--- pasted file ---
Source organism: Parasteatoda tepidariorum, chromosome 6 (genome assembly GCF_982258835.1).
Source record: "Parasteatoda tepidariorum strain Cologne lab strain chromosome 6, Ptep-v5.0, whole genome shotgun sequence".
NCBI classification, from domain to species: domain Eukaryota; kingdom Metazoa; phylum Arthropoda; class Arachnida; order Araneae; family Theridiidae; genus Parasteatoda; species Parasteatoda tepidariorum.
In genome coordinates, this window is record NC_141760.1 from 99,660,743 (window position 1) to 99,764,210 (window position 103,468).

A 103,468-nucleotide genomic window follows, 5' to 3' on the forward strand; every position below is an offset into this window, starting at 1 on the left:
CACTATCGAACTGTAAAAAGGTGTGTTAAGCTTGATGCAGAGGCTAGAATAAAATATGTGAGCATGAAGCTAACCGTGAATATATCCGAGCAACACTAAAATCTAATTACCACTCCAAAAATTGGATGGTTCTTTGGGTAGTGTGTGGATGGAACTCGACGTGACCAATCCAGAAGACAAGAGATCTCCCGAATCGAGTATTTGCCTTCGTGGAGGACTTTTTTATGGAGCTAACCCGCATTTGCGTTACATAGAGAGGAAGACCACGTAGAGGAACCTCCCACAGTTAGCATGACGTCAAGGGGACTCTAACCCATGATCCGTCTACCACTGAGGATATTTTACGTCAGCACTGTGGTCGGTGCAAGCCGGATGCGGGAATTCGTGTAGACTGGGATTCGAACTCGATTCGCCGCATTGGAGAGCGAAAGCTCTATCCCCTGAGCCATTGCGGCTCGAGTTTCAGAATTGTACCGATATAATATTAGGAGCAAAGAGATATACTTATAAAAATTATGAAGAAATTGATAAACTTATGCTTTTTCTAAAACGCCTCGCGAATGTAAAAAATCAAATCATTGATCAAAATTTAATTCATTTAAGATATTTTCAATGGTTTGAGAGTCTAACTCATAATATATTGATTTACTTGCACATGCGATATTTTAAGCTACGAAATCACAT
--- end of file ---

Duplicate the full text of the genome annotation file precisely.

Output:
Source organism: Parasteatoda tepidariorum, chromosome 6 (genome assembly GCF_982258835.1).
Source record: "Parasteatoda tepidariorum strain Cologne lab strain chromosome 6, Ptep-v5.0, whole genome shotgun sequence".
NCBI classification, from domain to species: domain Eukaryota; kingdom Metazoa; phylum Arthropoda; class Arachnida; order Araneae; family Theridiidae; genus Parasteatoda; species Parasteatoda tepidariorum.
In genome coordinates, this window is record NC_141760.1 from 99,660,743 (window position 1) to 99,764,210 (window position 103,468).

A 103,468-nucleotide genomic window follows, 5' to 3' on the forward strand; every position below is an offset into this window, starting at 1 on the left:
CACTATCGAACTGTAAAAAGGTGTGTTAAGCTTGATGCAGAGGCTAGAATAAAATATGTGAGCATGAAGCTAACCGTGAATATATCCGAGCAACACTAAAATCTAATTACCACTCCAAAAATTGGATGGTTCTTTGGGTAGTGTGTGGATGGAACTCGACGTGACCAATCCAGAAGACAAGAGATCTCCCGAATCGAGTATTTGCCTTCGTGGAGGACTTTTTTATGGAGCTAACCCGCATTTGCGTTACATAGAGAGGAAGACCACGTAGAGGAACCTCCCACAGTTAGCATGACGTCAAGGGGACTCTAACCCATGATCCGTCTACCACTGAGGATATTTTACGTCAGCACTGTGGTCGGTGCAAGCCGGATGCGGGAATTCGTGTAGACTGGGATTCGAACTCGATTCGCCGCATTGGAGAGCGAAAGCTCTATCCCCTGAGCCATTGCGGCTCGAGTTTCAGAATTGTACCGATATAATATTAGGAGCAAAGAGATATACTTATAAAAATTATGAAGAAATTGATAAACTTATGCTTTTTCTAAAACGCCTCGCGAATGTAAAAAATCAAATCATTGATCAAAATTTAATTCATTTAAGATATTTTCAATGGTTTGAGAGTCTAACTCATAATATATTGATTTACTTGCACATGCGATATTTTAAGCTACGAAATCACAT